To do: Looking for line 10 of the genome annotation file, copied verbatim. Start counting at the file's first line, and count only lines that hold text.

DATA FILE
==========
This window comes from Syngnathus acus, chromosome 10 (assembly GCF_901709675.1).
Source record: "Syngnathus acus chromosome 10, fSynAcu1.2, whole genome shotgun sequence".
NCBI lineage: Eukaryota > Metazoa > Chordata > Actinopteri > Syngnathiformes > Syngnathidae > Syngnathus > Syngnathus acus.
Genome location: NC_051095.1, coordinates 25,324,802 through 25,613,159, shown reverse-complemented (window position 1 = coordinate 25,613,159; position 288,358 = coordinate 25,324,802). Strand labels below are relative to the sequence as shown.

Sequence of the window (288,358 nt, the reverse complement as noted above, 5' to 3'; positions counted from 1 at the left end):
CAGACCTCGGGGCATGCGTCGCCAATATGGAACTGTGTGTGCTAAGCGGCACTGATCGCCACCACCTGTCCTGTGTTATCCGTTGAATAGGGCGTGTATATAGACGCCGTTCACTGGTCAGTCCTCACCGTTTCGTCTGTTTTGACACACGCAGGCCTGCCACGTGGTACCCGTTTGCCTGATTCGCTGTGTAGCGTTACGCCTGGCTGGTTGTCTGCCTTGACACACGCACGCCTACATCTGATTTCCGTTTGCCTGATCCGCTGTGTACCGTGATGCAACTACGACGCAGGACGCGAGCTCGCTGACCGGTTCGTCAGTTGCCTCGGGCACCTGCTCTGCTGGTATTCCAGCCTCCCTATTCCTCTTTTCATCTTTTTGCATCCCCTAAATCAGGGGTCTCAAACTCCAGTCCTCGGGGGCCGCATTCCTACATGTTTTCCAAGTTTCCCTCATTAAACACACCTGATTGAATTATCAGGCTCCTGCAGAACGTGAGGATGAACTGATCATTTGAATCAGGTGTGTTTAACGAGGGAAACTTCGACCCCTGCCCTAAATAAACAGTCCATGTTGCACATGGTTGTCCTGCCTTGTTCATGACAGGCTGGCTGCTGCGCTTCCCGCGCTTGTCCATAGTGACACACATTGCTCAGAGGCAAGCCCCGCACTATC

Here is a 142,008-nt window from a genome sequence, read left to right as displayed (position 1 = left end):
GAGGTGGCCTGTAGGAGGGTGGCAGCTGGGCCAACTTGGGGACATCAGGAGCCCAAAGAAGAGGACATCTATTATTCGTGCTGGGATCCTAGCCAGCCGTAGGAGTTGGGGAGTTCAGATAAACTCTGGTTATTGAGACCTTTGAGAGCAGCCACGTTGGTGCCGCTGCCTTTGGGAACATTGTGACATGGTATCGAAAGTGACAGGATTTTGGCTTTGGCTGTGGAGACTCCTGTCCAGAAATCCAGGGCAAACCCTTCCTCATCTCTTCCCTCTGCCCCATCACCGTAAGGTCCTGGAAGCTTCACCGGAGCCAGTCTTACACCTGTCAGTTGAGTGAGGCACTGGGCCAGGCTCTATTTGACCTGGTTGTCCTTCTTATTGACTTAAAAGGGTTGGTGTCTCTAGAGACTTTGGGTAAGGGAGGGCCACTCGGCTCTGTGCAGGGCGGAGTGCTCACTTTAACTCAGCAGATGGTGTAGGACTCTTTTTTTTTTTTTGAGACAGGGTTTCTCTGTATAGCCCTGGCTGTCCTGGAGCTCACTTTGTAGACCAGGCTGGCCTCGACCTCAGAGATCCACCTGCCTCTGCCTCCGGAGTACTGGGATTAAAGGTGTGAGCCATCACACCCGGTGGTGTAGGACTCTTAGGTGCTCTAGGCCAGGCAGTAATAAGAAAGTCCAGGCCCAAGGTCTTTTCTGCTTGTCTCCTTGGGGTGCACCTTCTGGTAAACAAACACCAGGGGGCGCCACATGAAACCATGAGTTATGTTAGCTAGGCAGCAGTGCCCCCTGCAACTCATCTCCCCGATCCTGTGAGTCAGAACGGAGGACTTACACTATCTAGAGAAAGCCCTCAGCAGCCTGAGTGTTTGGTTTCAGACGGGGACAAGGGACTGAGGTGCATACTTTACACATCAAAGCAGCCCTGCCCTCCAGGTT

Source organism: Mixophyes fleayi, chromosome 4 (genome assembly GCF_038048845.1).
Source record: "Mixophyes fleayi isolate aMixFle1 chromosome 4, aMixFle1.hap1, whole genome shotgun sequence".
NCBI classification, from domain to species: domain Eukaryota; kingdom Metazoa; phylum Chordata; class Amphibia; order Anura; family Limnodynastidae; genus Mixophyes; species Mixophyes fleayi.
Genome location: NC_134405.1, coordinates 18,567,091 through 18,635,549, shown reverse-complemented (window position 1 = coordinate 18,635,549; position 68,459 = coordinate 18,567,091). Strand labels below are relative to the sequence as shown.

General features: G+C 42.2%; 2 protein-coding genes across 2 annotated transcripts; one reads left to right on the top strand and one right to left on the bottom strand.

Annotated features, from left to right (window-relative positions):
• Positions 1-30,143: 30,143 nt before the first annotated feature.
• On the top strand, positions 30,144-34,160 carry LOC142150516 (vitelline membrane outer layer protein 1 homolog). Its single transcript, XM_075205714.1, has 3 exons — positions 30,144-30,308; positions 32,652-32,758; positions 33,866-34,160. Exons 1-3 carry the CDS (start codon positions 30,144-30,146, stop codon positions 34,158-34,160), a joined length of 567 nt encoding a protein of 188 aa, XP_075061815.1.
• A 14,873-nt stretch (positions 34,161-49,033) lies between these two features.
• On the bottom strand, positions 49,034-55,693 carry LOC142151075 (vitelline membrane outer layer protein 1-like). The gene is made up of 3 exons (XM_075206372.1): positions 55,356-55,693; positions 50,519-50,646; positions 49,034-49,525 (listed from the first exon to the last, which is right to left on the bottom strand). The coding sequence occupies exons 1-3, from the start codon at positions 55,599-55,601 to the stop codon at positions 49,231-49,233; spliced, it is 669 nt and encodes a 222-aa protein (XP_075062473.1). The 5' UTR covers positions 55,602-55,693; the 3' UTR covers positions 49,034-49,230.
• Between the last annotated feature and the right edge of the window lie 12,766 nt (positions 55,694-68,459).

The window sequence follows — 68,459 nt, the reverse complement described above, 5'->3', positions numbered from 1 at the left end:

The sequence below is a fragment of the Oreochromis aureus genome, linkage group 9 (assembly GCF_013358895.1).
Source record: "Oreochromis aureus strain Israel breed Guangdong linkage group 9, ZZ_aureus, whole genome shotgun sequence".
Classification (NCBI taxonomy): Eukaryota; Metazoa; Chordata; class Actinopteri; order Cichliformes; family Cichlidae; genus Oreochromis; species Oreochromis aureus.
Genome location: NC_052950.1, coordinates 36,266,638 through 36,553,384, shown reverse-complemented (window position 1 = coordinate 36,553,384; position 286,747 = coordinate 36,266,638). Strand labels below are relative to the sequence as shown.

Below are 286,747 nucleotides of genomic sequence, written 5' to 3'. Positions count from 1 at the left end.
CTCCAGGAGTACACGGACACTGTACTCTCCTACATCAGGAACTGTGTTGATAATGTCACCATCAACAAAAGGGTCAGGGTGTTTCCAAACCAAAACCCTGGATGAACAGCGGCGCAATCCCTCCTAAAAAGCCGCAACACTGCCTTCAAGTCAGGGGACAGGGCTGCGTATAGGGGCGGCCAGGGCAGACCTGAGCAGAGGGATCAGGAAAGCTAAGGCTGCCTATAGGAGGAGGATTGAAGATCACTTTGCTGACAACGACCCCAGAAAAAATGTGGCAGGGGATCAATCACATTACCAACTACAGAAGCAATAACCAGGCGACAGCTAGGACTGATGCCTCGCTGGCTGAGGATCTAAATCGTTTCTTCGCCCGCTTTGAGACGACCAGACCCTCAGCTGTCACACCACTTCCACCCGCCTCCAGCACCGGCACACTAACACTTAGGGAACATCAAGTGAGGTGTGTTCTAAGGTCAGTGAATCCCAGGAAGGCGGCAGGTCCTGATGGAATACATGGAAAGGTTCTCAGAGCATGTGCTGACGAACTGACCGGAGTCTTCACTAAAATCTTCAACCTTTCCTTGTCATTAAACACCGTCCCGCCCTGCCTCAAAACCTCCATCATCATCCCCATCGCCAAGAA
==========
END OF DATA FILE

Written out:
Source record: "Mixophyes fleayi isolate aMixFle1 chromosome 4, aMixFle1.hap1, whole genome shotgun sequence".